Systemic Risk in the Broad Economy: Interfirm Networks and Shocks in the U.S. Economy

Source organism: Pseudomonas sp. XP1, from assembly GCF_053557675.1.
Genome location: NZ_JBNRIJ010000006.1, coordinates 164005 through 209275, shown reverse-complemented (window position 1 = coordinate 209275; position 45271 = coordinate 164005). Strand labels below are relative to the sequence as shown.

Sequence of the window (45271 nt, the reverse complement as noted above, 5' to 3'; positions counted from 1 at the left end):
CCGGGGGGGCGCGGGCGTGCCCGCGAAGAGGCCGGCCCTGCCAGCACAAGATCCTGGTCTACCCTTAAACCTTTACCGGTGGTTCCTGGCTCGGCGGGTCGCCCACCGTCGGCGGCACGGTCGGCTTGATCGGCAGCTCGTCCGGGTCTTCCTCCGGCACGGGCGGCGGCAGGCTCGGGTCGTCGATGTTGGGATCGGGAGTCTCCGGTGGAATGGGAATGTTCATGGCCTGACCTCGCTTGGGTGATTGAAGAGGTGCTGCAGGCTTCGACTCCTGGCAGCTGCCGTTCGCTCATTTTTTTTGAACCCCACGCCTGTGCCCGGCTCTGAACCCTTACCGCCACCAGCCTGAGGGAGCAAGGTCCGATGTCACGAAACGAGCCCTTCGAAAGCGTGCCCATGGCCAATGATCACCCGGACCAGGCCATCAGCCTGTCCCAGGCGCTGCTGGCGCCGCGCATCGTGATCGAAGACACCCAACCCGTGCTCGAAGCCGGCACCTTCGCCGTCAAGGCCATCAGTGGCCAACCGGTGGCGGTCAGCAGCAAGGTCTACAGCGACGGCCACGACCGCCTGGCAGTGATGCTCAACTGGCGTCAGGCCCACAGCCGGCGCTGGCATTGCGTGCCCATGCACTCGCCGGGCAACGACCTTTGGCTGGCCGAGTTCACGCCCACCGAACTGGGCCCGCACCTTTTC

In the years following the 2008 financial crisis, significant attention was paid to systemic risk within heavily interconnected financial networks. The academic discussions on interbank network structure, market stability, and contagion gave rise to a policy debate about whether major banks had become both too big and too interconnected to fail. However, despite the focus on systemic risk―the risk of market collapse resulting from firm-level risks―within the financial sector, little attention was paid to systemic risks in the economy at large. The authors of this report address that gap in research. To begin to measure the potential magnitude of systemic risk in the broad economy, the authors estimated firm-to-firm connections across sectors of the U.S. economy. Using network analysis on observed firm-level networks to elucidate heavily interconnected firms and areas of centrality (i.e., firms of significant network importance), statistical inference, and network calibration, the authors provide a new approach to modeling the economy at the firm level that expands on the traditional sector-level input-output modeling by estimating firm-level input-output flows. The result allows one to use traditional input-output modeling to estimate the size of potential idiosyncratic shocks and to use economically weighted measures of centrality to reveal systemically important firms. The approach is a contribution to the growing literature on the microfoundations of economic risk, with the potential for use across a wide range of applications from financial stability to natural disasters.